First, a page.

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Trail Running Shoes • May 10, 2024

Nnormal Tomir 2.0 Review: EExpure Mountain Fun

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What You Need To Know


9.9 oz. (280 g) for a US M9 (Unisex sizing)

Stack Height / Drop

36 mm in heel, 28 mm in forefoot (8 mm drop)

Best For

Varied trails and changing conditions

Key Features

EExpure supercritical foam, Vibram Megagrip Litebase outsole, Ripstop TPE upper

On The Run
Moderately cushioned with a smooth ride Secure fit for technical terrain Might get a little steamy in warm, muggy conditions
Price / Availability

Available now for $170

Introduction to the Nnormal Tomir 2.0

TAYLOR: Here’s the skinny on a modern brand you may or may not have heard of. Many know Nnormal as “Kilian’s brand.” That’s a compliment worth putting on a plaque; however, Nnormal also wants to be known for its high-performance products that step the industry forward in sustainability. Though this brand is young and niche, it’s vivacious with a great band of hand-selected athletes like Allie Ostrander, Dakota Jones, Elhousine Elazzaoui, Emily Forseburg, and our favorite former Believe in the Run Trail reviewer, Alex Elizabeth.

From what we have experienced, their quality of performance and persona match. Trail reviewer Matt Kucharski vouches for the low-stack, speedy Nnormal Kjerag. Their other offering is the Tomir, which has drawn positive remarks in the durability department with its ability to age like fine wine. And they have an ever-expanding line as they look to bring a very customizable running experience to consumers via the Nnormal Kboix.

The shoe we are dissecting today is Nnormal’s first true update. The Tomir 2.0 looks nearly identical from a visual standpoint. That’s far from actuality. There are a couple of small tweaks to the Tomir 2.0, but the big one is that the firm EVA midsole has been swapped with a modern EExpure supercritical foam. On paper, this is incremental. On the run, this is huge. Such a swap has the potential to change… well, everything! Let’s hope that’s the case.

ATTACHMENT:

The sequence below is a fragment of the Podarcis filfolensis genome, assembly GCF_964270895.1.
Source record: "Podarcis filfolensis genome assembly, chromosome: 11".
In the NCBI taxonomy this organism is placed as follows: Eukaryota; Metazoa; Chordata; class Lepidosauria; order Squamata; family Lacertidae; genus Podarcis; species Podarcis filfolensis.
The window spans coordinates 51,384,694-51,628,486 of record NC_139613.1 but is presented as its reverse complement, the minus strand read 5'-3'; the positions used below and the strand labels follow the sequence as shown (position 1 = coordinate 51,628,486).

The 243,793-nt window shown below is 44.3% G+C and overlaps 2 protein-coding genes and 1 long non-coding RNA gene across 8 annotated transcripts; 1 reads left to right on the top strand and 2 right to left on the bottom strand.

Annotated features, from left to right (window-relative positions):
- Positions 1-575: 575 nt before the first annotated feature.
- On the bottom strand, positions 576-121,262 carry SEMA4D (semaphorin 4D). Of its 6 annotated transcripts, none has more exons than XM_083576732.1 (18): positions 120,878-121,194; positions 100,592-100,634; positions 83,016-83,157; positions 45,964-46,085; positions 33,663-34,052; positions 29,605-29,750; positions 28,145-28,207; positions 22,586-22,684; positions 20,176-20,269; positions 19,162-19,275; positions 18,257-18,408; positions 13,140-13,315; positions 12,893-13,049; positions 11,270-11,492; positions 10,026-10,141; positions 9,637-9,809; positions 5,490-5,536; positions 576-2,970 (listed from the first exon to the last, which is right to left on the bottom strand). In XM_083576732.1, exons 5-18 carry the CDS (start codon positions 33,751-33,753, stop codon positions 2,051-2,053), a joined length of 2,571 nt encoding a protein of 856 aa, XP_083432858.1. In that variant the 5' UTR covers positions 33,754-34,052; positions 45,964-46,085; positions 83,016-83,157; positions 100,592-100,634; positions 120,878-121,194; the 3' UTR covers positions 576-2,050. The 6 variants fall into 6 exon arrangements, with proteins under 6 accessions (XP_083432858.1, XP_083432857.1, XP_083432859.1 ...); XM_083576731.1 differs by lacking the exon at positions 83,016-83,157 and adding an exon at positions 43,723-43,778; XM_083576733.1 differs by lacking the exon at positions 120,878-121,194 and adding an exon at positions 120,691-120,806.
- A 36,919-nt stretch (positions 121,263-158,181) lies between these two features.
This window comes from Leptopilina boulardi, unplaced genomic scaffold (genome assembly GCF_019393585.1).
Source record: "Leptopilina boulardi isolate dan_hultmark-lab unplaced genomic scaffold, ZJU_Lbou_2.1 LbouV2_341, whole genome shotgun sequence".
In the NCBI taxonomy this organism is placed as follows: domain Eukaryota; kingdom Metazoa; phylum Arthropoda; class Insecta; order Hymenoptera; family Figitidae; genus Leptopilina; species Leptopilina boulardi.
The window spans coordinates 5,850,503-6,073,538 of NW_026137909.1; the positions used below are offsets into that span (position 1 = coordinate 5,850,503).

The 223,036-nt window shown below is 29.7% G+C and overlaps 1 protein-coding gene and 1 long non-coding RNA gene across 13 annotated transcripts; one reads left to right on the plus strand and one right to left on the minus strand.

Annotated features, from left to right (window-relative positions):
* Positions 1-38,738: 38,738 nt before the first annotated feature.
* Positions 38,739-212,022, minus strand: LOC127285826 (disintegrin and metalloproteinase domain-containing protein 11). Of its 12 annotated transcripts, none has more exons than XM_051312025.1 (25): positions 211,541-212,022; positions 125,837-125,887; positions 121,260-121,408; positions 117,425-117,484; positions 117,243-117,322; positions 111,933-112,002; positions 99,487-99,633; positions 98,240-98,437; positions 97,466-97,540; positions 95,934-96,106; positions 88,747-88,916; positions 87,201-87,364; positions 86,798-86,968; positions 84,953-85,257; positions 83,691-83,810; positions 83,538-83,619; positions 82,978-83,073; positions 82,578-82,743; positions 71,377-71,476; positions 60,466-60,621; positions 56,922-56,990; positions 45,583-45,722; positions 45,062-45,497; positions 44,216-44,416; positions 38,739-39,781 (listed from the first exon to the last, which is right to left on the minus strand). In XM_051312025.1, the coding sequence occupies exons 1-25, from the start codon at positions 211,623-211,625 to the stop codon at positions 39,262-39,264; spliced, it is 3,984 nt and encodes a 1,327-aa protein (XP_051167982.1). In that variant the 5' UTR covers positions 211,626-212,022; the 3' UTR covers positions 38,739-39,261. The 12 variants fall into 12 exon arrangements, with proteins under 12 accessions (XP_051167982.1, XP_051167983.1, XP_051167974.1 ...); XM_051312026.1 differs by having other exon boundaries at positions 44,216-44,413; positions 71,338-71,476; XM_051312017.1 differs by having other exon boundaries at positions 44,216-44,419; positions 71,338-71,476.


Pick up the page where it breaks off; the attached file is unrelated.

What we like about the Nnormal Tomir 2.0

TAYLOR: My appreciation for the Nnormal Tomir 2.0 starts with step-in. It’s immediately obvious that there’s something different, yet equally noticeable that they kept the best parts of the original, too. These are my favorite types of updates.

Nnormal kept the silhouette largely intact from the first Tomir with a much better fit all the way around, so it fits true to size for me, perhaps just a touch long, but that’s okay in this case as it keeps me from slamming the toe cap. Width-wise, the Tomir 2.0 is slightly more fitted too. It ends up as a slimmer profile for the average foot. This, again, is fine in this case because of how nicely mapped the Ripstop TPE upper is. This is very much like a Dyneema upper (found in the Speedland SL:PDX, Norda 001, and Norda 002) that gives both proper structure and incredible durability while being modest in the breathability department.

It’s not often that the lacing chain sticks out as a difference maker, but it does in the Tomir 2.0. Instead of the traditional lacing that runs directly up the middle of the foot, this one runs from the medial side and follows the crest of the foot. Everything about the upper seems to be optimally placed because of this. The topographically modeled overlays, padded gusseted tongue, and strongly structured, well-padded heel collar all aided with the overall fit, too. It all helped the engineered upper contour the foot from top to bottom.